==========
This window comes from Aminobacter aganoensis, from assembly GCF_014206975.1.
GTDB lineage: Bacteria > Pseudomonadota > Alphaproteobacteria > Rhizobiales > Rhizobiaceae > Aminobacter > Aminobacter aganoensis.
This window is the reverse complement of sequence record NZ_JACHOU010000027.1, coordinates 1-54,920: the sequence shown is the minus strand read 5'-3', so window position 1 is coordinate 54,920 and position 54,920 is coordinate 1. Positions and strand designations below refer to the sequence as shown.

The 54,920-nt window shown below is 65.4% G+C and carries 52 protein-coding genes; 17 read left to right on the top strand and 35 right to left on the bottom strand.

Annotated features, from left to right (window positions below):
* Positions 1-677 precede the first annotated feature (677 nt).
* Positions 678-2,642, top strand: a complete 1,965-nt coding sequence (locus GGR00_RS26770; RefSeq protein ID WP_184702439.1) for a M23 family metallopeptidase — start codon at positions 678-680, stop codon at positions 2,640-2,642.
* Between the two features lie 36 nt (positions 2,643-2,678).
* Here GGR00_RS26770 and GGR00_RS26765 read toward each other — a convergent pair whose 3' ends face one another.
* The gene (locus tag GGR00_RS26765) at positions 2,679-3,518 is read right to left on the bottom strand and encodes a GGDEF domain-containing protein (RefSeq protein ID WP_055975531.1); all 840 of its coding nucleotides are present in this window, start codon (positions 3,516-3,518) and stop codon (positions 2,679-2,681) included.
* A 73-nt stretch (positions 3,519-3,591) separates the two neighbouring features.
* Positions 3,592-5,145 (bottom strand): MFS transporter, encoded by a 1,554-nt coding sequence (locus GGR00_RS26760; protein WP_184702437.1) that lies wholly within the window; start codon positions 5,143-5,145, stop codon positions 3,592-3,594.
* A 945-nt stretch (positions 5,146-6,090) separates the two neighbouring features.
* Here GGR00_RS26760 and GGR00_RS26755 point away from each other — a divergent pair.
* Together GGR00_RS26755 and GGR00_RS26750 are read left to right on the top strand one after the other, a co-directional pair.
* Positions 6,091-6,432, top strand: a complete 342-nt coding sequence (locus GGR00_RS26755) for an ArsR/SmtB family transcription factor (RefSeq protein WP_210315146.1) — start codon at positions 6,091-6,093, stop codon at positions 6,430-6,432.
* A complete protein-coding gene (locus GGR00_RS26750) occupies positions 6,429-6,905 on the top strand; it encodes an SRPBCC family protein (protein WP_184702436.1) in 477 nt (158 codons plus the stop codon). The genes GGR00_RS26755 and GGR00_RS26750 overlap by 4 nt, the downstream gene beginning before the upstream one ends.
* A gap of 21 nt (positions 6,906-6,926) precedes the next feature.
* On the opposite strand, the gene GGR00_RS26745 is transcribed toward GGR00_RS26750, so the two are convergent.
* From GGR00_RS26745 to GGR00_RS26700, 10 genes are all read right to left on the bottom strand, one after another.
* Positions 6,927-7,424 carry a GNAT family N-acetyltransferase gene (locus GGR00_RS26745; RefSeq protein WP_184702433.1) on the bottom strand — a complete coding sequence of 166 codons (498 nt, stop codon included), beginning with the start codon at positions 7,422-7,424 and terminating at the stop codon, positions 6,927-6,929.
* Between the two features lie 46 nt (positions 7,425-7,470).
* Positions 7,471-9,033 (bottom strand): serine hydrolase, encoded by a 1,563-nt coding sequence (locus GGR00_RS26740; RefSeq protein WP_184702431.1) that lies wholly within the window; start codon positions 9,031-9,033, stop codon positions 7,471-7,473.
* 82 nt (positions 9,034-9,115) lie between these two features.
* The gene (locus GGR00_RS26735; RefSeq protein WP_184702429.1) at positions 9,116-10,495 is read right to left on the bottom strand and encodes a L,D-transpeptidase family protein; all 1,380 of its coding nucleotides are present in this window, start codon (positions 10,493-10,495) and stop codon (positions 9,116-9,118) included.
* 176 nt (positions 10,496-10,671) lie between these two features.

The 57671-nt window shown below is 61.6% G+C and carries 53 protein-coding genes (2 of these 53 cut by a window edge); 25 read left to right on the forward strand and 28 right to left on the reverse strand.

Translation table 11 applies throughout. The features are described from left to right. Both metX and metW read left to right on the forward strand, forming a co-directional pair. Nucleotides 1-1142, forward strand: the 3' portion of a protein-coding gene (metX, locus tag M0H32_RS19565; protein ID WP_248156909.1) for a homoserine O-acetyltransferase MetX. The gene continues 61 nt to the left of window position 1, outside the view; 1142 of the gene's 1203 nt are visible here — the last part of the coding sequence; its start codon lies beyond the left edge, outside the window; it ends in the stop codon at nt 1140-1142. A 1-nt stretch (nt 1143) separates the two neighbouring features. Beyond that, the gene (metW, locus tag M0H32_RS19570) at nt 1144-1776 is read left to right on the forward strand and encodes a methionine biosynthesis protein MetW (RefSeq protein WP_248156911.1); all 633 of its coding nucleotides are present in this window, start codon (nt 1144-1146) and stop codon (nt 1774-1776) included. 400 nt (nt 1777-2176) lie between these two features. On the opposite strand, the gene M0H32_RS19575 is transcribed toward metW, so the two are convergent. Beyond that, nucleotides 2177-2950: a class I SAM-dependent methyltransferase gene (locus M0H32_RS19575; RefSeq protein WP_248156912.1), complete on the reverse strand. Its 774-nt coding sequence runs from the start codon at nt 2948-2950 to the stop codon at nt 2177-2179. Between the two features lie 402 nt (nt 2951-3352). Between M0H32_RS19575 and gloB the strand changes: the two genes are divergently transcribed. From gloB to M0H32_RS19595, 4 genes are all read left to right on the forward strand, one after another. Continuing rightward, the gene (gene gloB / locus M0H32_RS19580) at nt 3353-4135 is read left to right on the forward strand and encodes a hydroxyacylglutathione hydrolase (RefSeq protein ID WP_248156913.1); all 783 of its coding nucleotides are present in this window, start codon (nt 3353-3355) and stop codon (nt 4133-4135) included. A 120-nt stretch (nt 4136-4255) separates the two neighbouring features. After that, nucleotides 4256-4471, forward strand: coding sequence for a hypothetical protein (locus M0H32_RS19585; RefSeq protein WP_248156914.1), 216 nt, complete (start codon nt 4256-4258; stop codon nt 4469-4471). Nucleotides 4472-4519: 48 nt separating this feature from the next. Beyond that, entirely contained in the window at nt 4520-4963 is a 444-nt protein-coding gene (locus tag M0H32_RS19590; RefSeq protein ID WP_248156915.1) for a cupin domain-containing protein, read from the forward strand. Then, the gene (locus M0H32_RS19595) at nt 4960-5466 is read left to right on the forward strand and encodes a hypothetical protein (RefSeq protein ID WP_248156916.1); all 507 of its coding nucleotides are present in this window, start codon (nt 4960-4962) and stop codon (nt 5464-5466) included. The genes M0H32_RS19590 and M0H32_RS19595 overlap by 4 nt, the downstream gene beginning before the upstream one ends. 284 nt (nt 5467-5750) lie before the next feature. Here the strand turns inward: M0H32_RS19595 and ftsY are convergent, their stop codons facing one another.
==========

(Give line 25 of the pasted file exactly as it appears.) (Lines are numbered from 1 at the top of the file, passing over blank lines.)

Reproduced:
* The gene (locus GGR00_RS26735; RefSeq protein WP_184702429.1) at positions 9,116-10,495 is read right to left on the bottom strand and encodes a L,D-transpeptidase family protein; all 1,380 of its coding nucleotides are present in this window, start codon (positions 10,493-10,495) and stop codon (positions 9,116-9,118) included.